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Civil Society Report on the use and implementation of the Right to Food Guidelines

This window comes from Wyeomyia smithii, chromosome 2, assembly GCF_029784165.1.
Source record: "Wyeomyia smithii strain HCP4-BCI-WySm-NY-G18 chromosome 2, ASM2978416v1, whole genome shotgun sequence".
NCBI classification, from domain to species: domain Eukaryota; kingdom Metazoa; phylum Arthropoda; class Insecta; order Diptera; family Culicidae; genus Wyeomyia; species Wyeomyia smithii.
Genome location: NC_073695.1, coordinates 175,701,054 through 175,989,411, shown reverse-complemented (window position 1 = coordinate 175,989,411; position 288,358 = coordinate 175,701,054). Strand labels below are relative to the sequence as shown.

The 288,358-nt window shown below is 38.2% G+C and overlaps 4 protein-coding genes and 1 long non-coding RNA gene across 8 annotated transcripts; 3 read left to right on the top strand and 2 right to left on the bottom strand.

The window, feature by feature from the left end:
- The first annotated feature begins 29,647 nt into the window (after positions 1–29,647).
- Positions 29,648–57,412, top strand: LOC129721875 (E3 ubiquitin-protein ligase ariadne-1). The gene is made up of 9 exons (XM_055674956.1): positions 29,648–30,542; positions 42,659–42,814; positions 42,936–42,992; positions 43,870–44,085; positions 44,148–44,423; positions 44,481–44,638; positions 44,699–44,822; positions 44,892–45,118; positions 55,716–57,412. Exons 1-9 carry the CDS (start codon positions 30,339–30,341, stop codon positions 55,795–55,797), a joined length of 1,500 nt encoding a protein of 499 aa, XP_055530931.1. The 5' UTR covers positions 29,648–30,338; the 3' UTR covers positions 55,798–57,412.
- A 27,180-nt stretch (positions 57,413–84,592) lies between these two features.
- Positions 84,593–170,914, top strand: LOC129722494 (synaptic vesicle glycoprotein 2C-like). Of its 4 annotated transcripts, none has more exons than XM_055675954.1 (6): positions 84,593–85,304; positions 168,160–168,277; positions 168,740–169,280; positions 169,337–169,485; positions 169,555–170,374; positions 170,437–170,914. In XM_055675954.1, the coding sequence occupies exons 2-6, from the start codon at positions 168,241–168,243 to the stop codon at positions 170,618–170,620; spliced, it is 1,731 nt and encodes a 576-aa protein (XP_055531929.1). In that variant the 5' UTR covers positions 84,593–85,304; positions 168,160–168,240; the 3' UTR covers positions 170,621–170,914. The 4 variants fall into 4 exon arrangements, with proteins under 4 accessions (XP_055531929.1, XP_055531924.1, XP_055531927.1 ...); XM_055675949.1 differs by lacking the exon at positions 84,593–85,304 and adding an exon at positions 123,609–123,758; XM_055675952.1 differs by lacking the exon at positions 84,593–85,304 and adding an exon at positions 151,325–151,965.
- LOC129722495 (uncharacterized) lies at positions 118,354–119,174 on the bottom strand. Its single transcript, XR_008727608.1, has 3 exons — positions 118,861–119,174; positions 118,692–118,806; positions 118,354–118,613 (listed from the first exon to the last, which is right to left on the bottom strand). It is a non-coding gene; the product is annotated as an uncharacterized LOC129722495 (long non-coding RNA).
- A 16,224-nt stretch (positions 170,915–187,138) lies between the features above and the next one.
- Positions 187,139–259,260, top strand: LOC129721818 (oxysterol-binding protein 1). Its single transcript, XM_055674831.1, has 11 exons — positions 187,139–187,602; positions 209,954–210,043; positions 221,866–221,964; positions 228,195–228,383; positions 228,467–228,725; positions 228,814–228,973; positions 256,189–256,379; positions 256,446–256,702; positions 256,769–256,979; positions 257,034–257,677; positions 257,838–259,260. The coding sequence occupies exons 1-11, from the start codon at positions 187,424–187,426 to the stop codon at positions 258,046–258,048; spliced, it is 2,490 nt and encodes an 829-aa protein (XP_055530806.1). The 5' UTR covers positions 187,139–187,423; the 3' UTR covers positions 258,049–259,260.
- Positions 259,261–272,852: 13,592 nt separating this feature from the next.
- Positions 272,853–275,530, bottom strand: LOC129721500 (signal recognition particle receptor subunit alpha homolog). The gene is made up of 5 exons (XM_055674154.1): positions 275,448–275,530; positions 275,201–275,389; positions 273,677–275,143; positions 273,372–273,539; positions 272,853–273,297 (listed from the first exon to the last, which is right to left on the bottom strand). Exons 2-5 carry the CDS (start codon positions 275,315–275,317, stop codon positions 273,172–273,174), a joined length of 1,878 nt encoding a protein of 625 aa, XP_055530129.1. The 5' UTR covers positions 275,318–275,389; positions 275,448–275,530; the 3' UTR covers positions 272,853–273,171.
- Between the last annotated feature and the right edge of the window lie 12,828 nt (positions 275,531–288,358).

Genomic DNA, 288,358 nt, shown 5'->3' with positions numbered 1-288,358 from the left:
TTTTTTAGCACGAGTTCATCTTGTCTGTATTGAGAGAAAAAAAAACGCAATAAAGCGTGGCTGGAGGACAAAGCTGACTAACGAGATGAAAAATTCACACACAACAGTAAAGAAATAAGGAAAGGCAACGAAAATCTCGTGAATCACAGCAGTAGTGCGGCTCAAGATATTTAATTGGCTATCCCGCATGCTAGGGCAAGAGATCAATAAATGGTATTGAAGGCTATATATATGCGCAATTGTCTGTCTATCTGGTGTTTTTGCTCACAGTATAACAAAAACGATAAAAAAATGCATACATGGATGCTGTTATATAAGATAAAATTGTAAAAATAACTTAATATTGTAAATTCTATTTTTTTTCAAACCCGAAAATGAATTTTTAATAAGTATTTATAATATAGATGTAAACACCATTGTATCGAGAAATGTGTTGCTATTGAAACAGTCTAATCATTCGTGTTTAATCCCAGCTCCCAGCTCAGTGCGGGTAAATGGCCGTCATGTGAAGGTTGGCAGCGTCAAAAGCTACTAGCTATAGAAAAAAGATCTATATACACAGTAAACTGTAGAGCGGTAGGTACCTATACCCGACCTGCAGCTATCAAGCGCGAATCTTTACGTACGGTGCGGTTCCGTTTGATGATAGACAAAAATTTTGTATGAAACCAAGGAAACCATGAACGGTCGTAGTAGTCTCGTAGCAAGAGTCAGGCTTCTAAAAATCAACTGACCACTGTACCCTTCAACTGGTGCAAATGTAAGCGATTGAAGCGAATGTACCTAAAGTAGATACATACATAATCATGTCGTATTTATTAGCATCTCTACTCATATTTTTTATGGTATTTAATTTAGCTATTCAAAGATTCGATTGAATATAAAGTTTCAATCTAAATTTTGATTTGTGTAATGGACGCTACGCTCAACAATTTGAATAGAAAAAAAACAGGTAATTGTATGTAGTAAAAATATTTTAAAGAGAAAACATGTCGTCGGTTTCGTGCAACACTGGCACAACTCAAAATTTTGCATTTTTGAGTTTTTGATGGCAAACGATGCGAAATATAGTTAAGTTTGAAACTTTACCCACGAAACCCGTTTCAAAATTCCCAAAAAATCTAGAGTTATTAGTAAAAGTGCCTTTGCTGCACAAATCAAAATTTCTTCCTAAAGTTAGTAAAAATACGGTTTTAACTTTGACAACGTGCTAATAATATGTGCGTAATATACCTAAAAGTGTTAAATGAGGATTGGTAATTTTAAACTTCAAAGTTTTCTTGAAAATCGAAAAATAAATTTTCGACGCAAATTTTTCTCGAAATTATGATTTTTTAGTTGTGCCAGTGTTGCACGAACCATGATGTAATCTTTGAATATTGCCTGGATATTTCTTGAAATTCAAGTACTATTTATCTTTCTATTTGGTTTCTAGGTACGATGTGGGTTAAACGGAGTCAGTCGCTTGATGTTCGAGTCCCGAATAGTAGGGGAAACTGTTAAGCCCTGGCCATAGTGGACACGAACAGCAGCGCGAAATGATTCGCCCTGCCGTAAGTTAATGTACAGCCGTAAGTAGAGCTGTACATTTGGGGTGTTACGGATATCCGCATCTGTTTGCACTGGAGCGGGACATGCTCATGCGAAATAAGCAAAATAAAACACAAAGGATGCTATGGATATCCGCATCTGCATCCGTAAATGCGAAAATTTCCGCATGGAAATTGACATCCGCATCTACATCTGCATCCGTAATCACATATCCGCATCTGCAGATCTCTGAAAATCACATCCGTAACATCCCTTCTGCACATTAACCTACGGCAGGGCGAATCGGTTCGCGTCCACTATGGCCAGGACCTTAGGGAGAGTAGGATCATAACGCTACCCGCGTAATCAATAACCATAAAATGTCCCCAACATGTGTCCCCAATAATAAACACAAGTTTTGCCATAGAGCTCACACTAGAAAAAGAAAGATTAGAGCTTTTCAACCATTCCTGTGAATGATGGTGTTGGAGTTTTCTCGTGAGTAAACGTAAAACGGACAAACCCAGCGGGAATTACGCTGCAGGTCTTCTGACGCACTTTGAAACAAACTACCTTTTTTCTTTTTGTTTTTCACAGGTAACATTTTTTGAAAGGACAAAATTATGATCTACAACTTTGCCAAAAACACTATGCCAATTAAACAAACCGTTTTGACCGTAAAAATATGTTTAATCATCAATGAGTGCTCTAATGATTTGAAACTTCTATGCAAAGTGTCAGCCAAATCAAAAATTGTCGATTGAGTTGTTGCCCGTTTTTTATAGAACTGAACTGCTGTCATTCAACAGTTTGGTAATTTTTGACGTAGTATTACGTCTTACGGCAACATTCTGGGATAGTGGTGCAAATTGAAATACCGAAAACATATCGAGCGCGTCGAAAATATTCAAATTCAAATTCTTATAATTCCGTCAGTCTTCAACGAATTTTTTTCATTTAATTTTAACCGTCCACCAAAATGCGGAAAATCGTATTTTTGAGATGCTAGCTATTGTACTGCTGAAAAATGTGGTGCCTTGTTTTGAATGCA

Independent Civil Society Report on the use and implementation of the Right to Food Guidelines Download the full Report here!   The CFS’ monitoring of the use and application of the RTF Guidelines  comes at an important moment. The protection, promotion and realization of human rights – including the right to food – is now at a critical juncture. Human rights spaces are under threat with the rise of authoritarian governments, xenophobic and nationalistic forces, and the trend towards declining authority of public sector policy-making to the benefit of private sector entities and interests. The CFS, too, is experiencing resistance to its human rights mandate. References to the right to food and human rights in the context of the CFS’ normative work are consistently challenged by some states. The CFS rules and practices that underlie its legitimacy by privileging the voice of those most affected by the policies under discussion are in danger of being eroded. Avowed concern for efficiency  and cost-control, risk de-politicizing the CFS’ work and weakening its impact. Compounding the political struggles, for the first time  in a decade, the number of food insecure has increased – with rates moving from 784 million in 2015 to an alarming 821 million in 2017. Mainstream reports cite the increasing number of conflicts and climate-shocks as the  main driver of rising levels of hunger and malnutrition, together with growing rates of unemployment and the deterioration of social protection nets. However, this analysis fails to also fully address the root causes of hunger and malnutrition linked to gender, race, class, and access to resources, as well as the increasing influence of corporations at all levels, including in food production and consumption habits, pricing, and marketing. It has never been so important to reflect on the space and significance of human rights and the right to food. Monitoring in the context of the CFS provides an opportunity to consider how the normative understanding of the right to food has advanced since the adoption of the RTF Guidelines , to document success in right to food implementation and to critically assess where (and why) violations of the right to food persist. It also provides an opportunity to establish spaces of accountability, to give voice to those most affected by violations of the right to food and nutrition, and to plan for the future. .